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Denison approves $205K for water tower design project

Staff Writer
Herald Democrat
The city of Denison has approved $205,000 for design and survey work on a  new water tower project that will replace the existing tower at North Texas Regional Airport. [Michael Hutchins / Herald Democrat}

An older water tower in Denison well be getting a design change soon.

This month, the City Council approved nearly $205,000 in funding for the design and survey for a new 500,000 elevated water tower near Grayson College.

The new tower will replace two older towers near the FM 691 corridor, including a 1940s-era tower at North Texas Regional Airport.

“It is cost savings on the maintenance side,” said Leanne Wilson, assistant director of public works. “When we are doing away with two planes, we are doing away with maintenance on two towers and two pump stations.”

The new tower will tie into the existing pressure plane of the Parkdale tower, and provide phased service in an area of Denison along the intersection of FM 691 and Preston Road and stretching north and west.

The new tower will be equal in capacity to both the Grayson College tower and the NTRA tower, but be taller than both. Wilson said this height will create additional pressure on the line and allow the new tower to replace both of the existing towers.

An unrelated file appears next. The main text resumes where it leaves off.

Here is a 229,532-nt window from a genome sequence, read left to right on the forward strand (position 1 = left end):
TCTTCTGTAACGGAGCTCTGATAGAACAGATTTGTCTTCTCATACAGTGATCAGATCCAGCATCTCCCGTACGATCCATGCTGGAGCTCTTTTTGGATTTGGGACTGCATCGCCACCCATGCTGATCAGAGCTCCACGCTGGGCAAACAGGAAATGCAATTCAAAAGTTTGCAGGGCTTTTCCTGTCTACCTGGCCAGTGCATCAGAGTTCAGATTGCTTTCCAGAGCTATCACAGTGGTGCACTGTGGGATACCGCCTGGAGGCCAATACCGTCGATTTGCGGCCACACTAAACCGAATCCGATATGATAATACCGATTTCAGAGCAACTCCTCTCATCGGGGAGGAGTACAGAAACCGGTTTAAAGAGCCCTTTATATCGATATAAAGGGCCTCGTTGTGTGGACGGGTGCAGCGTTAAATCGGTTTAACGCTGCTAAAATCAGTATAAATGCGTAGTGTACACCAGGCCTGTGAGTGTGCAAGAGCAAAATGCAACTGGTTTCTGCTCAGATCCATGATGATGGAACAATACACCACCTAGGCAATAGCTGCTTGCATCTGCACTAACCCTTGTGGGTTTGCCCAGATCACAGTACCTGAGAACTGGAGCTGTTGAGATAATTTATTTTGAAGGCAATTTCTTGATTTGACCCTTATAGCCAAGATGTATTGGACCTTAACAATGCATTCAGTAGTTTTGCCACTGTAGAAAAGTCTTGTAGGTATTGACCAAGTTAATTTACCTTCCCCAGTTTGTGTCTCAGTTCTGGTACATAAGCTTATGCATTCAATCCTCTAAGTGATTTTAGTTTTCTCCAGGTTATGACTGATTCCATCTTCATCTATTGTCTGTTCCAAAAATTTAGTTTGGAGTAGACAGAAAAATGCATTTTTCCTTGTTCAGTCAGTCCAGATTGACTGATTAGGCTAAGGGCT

“The height affects the pressure,” Wilson said. That 10 feet adds an additional pound of pressure per each two feet.”

In doing this, the city will be able to transition from four pressure planes to two, effectively simplifying the city’s water system and layout.

The design phase of the project comes nearly three years after the city council debated the future of the NTRA tank. At the time, the city was considering spending more than $400,000 on repairs and maintenance for the tank, but instead elected to pursue a long-term replacement.

“We can spend 400-plus thousand (dollars) now to extend the life by about seven to 10 years or we can spend double that and get about 50 years out of it,” City Manager Jud Rex said in 2017.

At the time, Rex also noted that the replacement project would allow the city to resolve restrictions on the existing NTRA tank due to its proximity to the airport and known flight paths.

Wilson said the design phase will likely take about one year, with construction taking place over another additional year.

Michael Hutchins is the local government reporter for the Herald Democrat. He can be reached at mhutchins@heralddemocrat.com.